May 20, 2010 -
The City of Knoxville has named Lawrie & Associates of Alexandria, Virginia as the most qualified lead engineering firm to enter into contract negotiations to design a pedestrian/bicycle bridge that will span the Tennessee River from the South Waterfront to the University of Tennessee’s Thompson-Boling Arena. Local firms that will subcontract with Lawrie & Associates include Wilbur Smith Associates, S&ME, Inc., Carol R. Johnson Associates, Sanders Pace Architecture, the O’Hanlon Group, and Cannon & Cannon.
The second ranked lead firm was Florence & Hutcheson (Nashville, TN) and the third-ranked firm was Palmer Engineering (Winchester, KY). If the city is unable to reach contract agreement with Lawrie & Associates, negotiations will move to next most qualified firm.
On March 5, 2010, the city issued a request for qualifications from companies interested in being selected as one of the three firms to submit draft design proposals for the new bridge as part of the competitive process to win the contract. Nine firms submitted qualifications on March 19, 2010. Three firms (Lawrie, Florence & Hutcheson, and Palmer) were selected to submit draft design proposals by May 14, 2010, followed by presentation to a 9-member evaluation committee on May 17, 2010.
Lawrie & Associates must now prepare a draft scope of work for the project by June 10, 2010, to be reviewed and revised during follow-up discussions with city officials. The final scope of work must be approved by the Tennessee Department of Transportation (TDOT) and the Knoxville City Council. Completion and approval of the contract is expected in August or September 2010. Completion of the design and permitting process is expected to take two to three years.
“I appreciate the work of the Evaluation Committee,” said Mayor Bill Haslam. “They were diligent in their deliberations, and I congratulate Lawrie & Associates on their selection.”
“It’s important that we start the design work and permitting process now so that as the economy improves the bridge will be ready for construction when the market for redevelopment begins to reemerge,” he added.
The bridge, which is included in the adopted 2006 South Waterfront Vision Plan, will enhance the greenways on the north side of the river and provide a critical linkage to the planned three-mile long Riverwalk on the south side of the river and to ridgeline areas being opened for public use by the Legacy Parks Foundation. It will also help create a market for redevelopment in the South Waterfront.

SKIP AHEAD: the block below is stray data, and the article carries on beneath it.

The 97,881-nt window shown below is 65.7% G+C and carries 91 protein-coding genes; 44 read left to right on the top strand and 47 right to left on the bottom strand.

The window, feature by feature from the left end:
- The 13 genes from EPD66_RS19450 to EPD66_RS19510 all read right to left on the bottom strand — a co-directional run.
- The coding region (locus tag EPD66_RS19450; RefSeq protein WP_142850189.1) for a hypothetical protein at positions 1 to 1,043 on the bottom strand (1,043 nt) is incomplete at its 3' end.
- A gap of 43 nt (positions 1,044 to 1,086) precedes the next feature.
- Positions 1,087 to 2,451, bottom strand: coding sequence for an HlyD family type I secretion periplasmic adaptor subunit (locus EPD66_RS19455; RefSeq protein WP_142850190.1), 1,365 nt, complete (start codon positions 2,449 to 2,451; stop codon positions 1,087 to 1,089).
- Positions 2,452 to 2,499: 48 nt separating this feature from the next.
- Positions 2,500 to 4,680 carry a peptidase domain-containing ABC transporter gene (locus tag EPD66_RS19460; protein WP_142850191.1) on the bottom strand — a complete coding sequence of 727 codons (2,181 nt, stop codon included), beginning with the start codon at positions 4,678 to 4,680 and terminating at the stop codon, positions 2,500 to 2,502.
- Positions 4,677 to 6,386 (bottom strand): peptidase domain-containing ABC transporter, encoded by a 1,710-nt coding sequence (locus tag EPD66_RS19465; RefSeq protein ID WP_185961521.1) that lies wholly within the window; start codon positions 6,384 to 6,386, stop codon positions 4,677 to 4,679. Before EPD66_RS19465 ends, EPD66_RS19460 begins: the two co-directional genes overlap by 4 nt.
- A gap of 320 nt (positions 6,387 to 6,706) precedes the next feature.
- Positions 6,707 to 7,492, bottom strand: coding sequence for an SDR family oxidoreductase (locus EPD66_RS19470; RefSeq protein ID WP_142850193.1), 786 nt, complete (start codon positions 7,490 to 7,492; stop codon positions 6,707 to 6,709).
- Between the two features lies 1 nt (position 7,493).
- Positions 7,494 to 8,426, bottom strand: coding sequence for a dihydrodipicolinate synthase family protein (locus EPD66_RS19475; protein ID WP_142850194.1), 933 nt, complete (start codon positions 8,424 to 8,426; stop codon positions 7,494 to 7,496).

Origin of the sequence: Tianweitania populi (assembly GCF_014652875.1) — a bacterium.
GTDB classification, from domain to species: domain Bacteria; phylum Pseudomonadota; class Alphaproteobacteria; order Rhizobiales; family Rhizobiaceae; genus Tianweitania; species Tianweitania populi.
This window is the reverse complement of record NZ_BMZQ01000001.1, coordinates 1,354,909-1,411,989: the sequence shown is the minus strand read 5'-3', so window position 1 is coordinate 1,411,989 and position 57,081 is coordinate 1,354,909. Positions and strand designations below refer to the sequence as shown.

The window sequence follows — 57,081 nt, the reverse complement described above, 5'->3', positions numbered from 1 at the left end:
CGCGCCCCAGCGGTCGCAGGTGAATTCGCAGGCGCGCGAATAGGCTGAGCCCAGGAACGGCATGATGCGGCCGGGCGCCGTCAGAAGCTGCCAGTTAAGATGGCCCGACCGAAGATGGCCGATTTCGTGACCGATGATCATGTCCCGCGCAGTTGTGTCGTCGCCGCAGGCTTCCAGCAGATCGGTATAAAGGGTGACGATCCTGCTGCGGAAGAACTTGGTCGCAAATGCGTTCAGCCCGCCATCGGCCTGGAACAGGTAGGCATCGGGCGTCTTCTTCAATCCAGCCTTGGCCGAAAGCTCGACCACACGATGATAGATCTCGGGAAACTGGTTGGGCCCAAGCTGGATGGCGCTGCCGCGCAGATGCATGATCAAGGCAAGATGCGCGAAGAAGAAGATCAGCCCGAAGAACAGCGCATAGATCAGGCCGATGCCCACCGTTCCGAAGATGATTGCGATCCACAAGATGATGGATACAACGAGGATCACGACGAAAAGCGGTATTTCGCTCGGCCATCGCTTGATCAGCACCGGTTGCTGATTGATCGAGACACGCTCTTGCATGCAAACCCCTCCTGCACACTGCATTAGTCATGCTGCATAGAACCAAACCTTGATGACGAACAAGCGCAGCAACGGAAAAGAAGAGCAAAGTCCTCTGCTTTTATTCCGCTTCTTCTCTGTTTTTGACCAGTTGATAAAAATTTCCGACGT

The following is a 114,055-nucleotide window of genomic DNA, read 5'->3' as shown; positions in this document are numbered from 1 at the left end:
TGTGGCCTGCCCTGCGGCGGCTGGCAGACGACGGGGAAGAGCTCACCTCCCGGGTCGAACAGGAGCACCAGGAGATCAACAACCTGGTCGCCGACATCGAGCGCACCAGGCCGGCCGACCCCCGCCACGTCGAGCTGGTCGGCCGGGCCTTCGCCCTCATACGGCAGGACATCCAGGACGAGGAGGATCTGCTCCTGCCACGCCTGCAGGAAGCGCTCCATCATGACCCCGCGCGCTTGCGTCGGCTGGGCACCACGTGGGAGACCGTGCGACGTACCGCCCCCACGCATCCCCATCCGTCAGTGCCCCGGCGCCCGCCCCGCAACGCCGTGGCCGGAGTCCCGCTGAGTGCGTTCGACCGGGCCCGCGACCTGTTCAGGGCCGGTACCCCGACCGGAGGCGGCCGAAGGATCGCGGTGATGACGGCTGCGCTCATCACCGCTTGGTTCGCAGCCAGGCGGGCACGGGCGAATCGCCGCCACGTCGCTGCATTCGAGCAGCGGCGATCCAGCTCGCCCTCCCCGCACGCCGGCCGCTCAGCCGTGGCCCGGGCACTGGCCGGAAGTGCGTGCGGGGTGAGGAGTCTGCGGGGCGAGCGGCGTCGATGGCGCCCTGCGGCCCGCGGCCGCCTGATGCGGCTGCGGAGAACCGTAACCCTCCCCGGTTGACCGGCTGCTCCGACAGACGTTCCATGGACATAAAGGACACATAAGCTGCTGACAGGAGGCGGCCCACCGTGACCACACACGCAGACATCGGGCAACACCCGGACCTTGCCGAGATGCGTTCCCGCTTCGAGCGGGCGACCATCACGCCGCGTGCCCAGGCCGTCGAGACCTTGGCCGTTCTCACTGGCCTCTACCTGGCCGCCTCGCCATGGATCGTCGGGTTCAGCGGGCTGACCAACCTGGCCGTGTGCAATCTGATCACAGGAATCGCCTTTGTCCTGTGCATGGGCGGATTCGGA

The bridge landings will be located at Clancy Avenue near Scottish Pike on the south side of the river and at the upper level pedestrian concourse between Thompson-Boling Arena and Pratt Pavilion on the north side.
“There were several firms that were highly qualified to design the bridge, and we’re very appreciative of the interest in the project,” said Dave Hill, the city’s senior director for South Waterfront Development, “The selection of Lawrie & Associates indicates a high level of confidence not only in their design capabilities, but also an acknowledgement that their team can manage several complicated review and approval requirements on a state and federal level.”
The Federal Highways Administration recently indicated that the city can use the $7.2 million transportation improvements grant for bridge construction. The funds include $6 million in federal funding and $1.2 million in City funding, and cannot be contractually committed to the project until the design is complete and all the permits are obtained. The design contract will be paid for with a $533,000 federal grant Knoxville was awarded in 2008 along with a $133,000 city match. A very preliminary cost estimate of property acquisition and bridge construction is $7 - $12 million.
“When the final contract is approved, bridge design options and cost estimates will be generated for public review,” Hill said. “We have to make sure we balance design objectives with cost feasibility so we can actually build a bridge that is viewed as an attractive addition to the community.”